Work, Dress Codes, Law and Risk
If an employer asks an employee to conform to a dress code at work is an employer at risk?
The answer is potentially, yes, in that there is a potential for discrimination if the dress code conflicts with an employee’s protected characteristic under the Equality Act 2010 and this could lead to a direct or indirect discrimination claim.
The Equality Act 2010 provides protection against discrimination which relates to certain listed characteristics which people may possess. Some protections relate specifically to only one of those characteristics. Others provide the same protection in relation to all the characteristics, which are collectively referred to as ‘the protected characteristics’.
Each protected characteristic is listed and (with the exception of pregnancy and maternity) defined in the Act regarding age, disability, gender reassignment, marriage and civil partnership, pregnancy and maternity, race, religion or belief, sex and sexual orientation.
Within reason, an employer can place restrictions on the clothing of its staff – although onerous and unreasonable restrictions may have a legal and a practical impact:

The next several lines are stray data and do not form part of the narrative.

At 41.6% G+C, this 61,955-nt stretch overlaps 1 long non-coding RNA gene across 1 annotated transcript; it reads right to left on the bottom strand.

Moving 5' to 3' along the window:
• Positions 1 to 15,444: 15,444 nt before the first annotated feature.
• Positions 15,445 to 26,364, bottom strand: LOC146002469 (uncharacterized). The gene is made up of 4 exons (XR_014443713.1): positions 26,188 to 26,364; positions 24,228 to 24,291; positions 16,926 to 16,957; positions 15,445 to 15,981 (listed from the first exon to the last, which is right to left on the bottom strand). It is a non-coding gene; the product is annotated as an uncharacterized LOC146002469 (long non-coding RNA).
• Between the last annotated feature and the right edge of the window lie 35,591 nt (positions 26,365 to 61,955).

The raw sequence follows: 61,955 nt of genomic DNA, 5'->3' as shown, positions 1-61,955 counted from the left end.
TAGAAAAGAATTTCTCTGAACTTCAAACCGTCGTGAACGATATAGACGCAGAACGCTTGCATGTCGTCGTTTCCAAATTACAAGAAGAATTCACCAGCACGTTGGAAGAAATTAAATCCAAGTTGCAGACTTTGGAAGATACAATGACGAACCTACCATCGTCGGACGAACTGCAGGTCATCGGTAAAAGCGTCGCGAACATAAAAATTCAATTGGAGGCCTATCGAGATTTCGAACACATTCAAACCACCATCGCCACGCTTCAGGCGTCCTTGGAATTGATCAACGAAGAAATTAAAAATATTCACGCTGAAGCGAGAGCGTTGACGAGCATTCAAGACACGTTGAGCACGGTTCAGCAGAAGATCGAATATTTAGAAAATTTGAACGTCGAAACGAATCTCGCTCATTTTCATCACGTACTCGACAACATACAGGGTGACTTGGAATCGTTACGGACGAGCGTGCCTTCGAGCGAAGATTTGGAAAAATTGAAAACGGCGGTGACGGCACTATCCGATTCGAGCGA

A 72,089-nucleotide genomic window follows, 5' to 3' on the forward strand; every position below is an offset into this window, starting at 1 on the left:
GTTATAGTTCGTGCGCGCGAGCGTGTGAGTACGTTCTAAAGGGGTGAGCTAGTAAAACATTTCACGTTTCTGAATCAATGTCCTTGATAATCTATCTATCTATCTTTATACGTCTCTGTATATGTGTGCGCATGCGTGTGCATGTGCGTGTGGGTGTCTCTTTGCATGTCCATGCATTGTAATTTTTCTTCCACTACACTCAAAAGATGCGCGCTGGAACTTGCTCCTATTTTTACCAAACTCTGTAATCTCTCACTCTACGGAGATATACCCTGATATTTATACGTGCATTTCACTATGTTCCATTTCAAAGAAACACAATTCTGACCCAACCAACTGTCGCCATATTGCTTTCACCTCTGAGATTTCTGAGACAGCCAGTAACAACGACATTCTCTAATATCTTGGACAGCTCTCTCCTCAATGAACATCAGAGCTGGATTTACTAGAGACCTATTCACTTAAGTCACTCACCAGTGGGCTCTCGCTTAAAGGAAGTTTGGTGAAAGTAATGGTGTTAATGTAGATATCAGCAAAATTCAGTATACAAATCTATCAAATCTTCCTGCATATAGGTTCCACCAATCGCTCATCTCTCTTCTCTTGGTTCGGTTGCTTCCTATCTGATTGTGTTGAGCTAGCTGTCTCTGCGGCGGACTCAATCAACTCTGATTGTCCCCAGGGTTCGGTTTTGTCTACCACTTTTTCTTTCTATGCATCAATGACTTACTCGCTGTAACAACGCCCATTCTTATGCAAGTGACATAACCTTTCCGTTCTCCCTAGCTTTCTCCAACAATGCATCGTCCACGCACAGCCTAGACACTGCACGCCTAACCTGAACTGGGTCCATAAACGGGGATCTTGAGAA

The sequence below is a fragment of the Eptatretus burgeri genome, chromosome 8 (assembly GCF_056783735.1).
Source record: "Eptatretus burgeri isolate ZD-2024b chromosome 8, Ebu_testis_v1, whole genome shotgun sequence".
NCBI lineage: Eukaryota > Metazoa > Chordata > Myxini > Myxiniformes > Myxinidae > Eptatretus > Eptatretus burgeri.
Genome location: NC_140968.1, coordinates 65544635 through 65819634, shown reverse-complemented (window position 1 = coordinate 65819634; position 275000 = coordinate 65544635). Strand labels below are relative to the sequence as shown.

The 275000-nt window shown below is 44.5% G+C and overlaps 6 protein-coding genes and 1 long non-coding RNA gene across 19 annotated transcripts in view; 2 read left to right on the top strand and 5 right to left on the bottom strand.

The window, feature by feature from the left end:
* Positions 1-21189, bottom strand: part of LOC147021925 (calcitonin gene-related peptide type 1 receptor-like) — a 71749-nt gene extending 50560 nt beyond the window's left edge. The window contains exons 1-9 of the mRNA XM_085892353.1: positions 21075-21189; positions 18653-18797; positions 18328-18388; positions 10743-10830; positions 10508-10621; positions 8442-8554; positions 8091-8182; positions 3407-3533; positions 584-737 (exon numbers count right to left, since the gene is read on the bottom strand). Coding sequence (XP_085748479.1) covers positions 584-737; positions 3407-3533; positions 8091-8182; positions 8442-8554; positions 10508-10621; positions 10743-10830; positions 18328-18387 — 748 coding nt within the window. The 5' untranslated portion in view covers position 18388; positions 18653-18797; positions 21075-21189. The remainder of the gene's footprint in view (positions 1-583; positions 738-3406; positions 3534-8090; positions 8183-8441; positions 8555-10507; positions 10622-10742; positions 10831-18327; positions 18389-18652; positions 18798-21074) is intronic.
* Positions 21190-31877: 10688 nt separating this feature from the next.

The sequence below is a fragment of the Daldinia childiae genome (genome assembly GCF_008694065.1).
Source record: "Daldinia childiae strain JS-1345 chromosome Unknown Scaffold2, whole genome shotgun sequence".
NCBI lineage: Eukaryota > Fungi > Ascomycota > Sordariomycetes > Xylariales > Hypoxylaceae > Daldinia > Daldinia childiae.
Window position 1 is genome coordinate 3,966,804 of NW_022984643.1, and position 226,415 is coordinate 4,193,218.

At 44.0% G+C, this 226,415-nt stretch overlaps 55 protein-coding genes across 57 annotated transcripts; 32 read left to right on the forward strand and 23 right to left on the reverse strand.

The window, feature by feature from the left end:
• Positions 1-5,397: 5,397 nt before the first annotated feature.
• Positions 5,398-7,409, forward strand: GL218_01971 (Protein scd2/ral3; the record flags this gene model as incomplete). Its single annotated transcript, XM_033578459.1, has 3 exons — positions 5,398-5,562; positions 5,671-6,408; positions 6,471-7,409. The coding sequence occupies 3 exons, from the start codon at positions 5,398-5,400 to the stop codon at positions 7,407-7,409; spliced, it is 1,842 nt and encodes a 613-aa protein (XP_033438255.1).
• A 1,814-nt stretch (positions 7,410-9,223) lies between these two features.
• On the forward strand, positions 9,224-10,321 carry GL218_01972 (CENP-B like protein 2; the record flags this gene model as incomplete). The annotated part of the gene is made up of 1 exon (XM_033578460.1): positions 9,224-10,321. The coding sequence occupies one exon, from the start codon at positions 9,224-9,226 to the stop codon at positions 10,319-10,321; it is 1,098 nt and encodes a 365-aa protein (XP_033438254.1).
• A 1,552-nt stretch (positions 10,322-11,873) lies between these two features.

- legal, in that imposing new and unreasonable restrictions on employees with qualifying service for unfair dismissal (2 years) may create a risk of unfair constructive dismissal claims due to a breach of the implied term of trust and confidence;
- practical, in that onerous restrictions may have an impact on employee recruitment.
There have been reported cases in the press concerning the right to religious freedom where corporate image was second place to religious freedom (Eweida v British Airways plc ). The case of Chaplin v Royal Devon & Exeter NHS Foundation Trust  EqLR 548 went all the way to the European Court of Human Rights (ECtHR) and in contrast, the health and safety of nurses and patients was held paramount and a ban on jewellery was permitted by the employer.
What about ‘dress down Fridays’?Contact Commercial Team